There is a lot of confusion about the concept of energy balance, and weight loss (or gain). Of course if you reduce the calories that you eat, then you can lose weight, people do that everyday. The problem is that Calories In: Calories Out doesn’t adequately explain how weight loss/gain works.
The idea is simple; If you eat more than you burn, you gain weight, if you eat less than you burn you lose weight.
This concept does not really originate in biology. Biologists will tell you that even single celled organisms are more complicated than that; they don’t extract all the energy from food, the rate that they burn energy changes based on their intake, and energy is dissipated to make heat.
This concept doesn’t even originate in physics, although you will find plenty of people claiming it as a restatement of the first law of thermodynamics. Energy in a closed system may not be created or destroyed. Humans are not closed systems, we give off energy all the time, like any warm blooded animal we generate heat that we dissipate into our environment.
No. This came from the science of marketing. It came from a little company called …
The messaging was designed to encourage people who wanted to drink their popular sugar water, that they may indeed drink as many as they want and need only do some exercise to burn off the calories before they stored them.
Coke started a foundation called the “Energy Balance consortium” to pay people to spread their idea, they even paid a researcher to “eat nothing but hostess Twinkies and show that he lost weight“. This would have remained secret but Coca-Cola came clean in 2016 about what researchers they paid and it all came out.
This idea of energy balance has morphed from a marketing message used to sell sugar water, to one used to sell weight loss schemes through calorie restriction. This idea is also simple, If you eat less food, and do more exercise, you will use more body fat.
The problem is that that is a poor approximation of how complex systems like our bodies work.
When we reduce energy available from food, our bodies respond by reducing the energy they consume. If we do exercise to try to keep “Calories Out” high by say going for a 2 hour run everyday, then we end up using less energy for the 22 hours of the day we are not running.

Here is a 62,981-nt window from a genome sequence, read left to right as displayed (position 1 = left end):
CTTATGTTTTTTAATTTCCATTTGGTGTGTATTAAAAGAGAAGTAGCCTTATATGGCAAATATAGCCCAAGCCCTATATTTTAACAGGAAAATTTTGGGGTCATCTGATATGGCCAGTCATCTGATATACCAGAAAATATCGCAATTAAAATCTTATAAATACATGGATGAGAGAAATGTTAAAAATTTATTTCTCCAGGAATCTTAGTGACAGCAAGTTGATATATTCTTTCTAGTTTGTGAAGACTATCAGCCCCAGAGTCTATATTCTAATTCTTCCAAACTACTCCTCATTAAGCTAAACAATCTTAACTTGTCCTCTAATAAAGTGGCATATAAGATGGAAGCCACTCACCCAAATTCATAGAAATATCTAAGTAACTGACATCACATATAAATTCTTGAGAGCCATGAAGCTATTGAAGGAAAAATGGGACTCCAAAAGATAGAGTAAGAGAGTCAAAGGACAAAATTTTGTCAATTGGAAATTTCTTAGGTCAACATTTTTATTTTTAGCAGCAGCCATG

This study in 1988, locked 12 overweight patients in a Metabolic ward for 4-5 weeks, where every single calorie they ate and expended could be measured. The participants were fed 720 kCal/day with enough protein to maintain muscle mass. The controls were sedentary for the entire stay. The intervention group performed up to 2 hours a day of supervised cardiovascular exercise (treadmill).The control group were completely sedentary for the entire time. The intervention group performed 27 hours of supervised Cardio.
Common sense would tell you that the intervention group burned more Calories and ate the same amount so they should have lost more weight. Right?
Controversially, both groups lost a similar amount of weight in 4 weeks, 6.5kg for the exercisers, 6.9kg for the couch potatoes. The reason is that the intervention group had a 17% lower resting energy expenditure for the 22 hours a day they weren’t exercising.
The math of Coke’s marketing message is not wrong;
“Account for all the uses of energy, and all the sources of energy, and the difference must reflect the amount remaining in the system as unburned fuel”.
Trying to work out how much energy we use is a complex calculation, because humans are more complicated than simple reservoirs of stored energy.
- We respond to caloric deficit by lowering metabolic rate
- We use more energy turning protein into calories
- Whole food sources take more energy to digest
- Insulin determines how much fat we have available as fuel
- Insulin determines how much fat can be turned into calories
- Insulin determines how much fat we store
- The fewer carbohydrates in a weight loss diet the greater subjects resting energy expenditure
Harvard Professor David Ludwig, MD explains why our focus on “Calories In: Calories out” is unhelpful during grand rounds at the Cleveland center.